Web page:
JPMorgan Chase, the largest bank in the US, earned 8,649 million dollars (8,606 million euros at current exchange rates) from April to June, 28% less than in the same period last year, but slightly above the earnings of the first quarter (8,300 million). The entity has reported a provision of funds to cover credit losses amounting to 1,100 million. The results have not met analysts’ expectations and its shares have fallen more than 4% on Thursday, dragging down the general index, with the S&P 500 losing almost 1%. The entity has decided to temporarily suspend the repurchase of its own shares to reinforce its capital levels while its executive director, Jamie Dimon, assured in a statement that he was “aware of the economic uncertainties” to come.
For its part, the income of the Morgan Stanley investment bank also collapsed due to the slowdown in the capital markets, noting a net profit of 2,391 million dollars (2,379 million euros) between April and June, which is equivalent to a decline of 32% compared to the same period last year. Morgan Stanley shares have lost 23% in the first six months of the year, their worst performance for two consecutive quarters in more than a decade, according to the Bloomberg agency.
The investment banking group posted the worst results, while the business unit helped offset the loss, as fixed income revenue rose amid heightened volatility and as clients rushed to reposition their accounts. .
However, unlike JPMorgan, Morgan Stanley announced a new buyback of shares, up to 20,000 million shares of the company, although without providing details on the deadline. Buybacks have raised issues with regulators in the past, because of the possibility that in times of economic turmoil the use of cash for the transaction would deplete the capital originally intended to cover credit losses.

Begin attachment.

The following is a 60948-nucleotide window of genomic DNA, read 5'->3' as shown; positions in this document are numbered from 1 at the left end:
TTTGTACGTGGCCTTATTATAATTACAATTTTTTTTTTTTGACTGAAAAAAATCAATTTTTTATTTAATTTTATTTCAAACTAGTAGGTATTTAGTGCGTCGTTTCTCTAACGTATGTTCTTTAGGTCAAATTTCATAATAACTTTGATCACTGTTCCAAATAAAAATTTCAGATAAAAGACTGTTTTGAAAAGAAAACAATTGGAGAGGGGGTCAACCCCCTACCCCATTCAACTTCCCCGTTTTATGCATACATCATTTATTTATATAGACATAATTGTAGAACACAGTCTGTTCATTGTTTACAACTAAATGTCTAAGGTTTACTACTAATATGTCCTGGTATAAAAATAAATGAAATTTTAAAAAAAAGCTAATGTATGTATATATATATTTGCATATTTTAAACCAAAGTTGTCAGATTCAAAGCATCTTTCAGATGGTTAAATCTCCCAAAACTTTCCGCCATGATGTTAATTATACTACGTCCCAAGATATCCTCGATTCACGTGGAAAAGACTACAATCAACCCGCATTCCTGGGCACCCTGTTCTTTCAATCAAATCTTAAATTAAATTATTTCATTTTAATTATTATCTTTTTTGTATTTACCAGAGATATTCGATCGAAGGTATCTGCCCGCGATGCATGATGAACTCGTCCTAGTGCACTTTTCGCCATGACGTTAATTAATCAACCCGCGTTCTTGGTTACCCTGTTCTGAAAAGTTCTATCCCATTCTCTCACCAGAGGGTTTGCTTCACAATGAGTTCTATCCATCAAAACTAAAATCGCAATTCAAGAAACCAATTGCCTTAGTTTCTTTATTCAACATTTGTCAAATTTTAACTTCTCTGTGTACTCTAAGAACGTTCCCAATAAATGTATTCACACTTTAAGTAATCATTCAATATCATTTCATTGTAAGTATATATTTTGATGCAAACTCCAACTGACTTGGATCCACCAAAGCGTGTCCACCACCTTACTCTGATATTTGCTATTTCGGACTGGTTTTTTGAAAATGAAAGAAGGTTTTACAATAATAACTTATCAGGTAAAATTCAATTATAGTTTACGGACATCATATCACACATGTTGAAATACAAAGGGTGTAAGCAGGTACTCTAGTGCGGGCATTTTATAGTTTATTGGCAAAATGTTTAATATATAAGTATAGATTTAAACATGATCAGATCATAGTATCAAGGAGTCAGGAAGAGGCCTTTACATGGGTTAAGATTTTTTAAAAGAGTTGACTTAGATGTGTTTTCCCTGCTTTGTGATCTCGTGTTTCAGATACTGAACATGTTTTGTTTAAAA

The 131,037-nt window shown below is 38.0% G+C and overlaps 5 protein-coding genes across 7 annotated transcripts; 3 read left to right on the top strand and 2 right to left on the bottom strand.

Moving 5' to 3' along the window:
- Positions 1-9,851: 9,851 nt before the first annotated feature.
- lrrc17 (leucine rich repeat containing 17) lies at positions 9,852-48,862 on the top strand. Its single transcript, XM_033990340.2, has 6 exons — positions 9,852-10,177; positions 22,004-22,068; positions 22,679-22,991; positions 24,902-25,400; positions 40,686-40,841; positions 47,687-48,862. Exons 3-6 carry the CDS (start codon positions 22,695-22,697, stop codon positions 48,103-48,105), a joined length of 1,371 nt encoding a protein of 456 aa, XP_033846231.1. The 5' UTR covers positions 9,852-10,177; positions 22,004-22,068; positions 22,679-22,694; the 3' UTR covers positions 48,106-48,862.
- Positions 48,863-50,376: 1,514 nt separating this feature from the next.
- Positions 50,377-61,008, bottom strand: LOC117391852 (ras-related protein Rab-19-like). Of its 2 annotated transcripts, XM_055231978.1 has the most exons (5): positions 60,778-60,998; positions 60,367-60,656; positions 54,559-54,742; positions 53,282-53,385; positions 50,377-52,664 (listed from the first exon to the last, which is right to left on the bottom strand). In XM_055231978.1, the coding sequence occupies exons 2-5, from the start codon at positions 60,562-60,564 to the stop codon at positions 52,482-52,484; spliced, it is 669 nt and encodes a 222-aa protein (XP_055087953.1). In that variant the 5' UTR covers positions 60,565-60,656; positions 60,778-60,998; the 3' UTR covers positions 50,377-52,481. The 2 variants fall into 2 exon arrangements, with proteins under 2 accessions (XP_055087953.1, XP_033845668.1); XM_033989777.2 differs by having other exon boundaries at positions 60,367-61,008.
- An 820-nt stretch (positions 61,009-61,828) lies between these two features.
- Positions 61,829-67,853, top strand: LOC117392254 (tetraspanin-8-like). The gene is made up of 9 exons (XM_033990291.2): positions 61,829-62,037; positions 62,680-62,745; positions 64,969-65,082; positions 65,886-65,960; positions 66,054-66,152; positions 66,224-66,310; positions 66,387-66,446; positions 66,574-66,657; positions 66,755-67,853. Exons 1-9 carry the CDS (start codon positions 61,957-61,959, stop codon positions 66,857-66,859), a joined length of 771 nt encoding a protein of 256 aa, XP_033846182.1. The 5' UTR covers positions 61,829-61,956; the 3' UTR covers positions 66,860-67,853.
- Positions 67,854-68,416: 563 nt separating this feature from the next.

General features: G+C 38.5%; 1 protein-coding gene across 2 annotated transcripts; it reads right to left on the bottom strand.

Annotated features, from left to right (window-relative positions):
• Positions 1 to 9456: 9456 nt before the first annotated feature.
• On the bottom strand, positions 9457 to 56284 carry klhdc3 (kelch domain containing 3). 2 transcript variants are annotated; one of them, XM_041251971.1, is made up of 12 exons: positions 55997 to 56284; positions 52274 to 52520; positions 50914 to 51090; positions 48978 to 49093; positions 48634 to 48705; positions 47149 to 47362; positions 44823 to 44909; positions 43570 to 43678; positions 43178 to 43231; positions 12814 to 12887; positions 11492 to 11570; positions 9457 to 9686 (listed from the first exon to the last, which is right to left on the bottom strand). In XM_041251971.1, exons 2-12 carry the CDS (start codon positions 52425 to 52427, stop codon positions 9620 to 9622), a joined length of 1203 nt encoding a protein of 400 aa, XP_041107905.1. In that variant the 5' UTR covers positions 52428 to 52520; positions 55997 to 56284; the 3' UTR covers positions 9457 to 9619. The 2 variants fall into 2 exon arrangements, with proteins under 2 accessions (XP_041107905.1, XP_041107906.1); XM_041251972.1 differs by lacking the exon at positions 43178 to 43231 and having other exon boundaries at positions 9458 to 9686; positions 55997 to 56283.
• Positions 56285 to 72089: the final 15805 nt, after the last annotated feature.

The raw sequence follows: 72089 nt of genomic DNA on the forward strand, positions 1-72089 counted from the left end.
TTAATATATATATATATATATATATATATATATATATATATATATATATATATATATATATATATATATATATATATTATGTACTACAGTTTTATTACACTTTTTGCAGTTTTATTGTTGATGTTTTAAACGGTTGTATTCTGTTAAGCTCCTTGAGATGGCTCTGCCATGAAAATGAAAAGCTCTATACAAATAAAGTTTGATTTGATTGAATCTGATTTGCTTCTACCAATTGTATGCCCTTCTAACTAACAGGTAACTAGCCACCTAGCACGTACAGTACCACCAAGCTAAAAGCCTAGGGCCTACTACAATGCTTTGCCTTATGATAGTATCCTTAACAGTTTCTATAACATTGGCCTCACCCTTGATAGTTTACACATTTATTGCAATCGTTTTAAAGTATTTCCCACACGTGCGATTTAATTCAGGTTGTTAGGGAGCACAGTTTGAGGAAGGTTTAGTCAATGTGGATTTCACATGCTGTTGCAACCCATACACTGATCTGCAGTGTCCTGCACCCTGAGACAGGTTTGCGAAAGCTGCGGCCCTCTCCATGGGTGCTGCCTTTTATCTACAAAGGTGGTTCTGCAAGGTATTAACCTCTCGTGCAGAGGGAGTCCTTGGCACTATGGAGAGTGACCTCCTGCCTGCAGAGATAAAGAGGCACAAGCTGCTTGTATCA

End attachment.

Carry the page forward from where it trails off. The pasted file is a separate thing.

Slowing demand and sinking markets have ended a period of record profits for the country’s biggest banks, but that doesn’t mean a recession is imminent, top bankers say, even as they show signs of slowing. prepare for such an eventuality. For JPMorgan executives, there are few signs, if any, that the US economy is entering a recession. “We have looked very carefully at our actual data,” said Jeremy Barnum, the bank’s chief financial officer, in a call with reporters picked up by New York Times. “There is essentially no evidence of real weakness.”
Retail banking customers continue to spend on goods and services they want but don’t need, such as travel and restaurants, and companies JPMorgan lends to are making greater use of some lines of credit, two signs that economic activity, so far, it has managed to maintain traction despite the general increase in prices.
Rising inflation, which reached 9.1% in June, and the Federal Reserve’s efforts to help combat it have put investors on alert about the possibility of a recession and the indirect effect that an economic contraction can have. for financial institutions. Expectations that the Fed will hike interest rates by 100 basis points at the end of July add to the concern.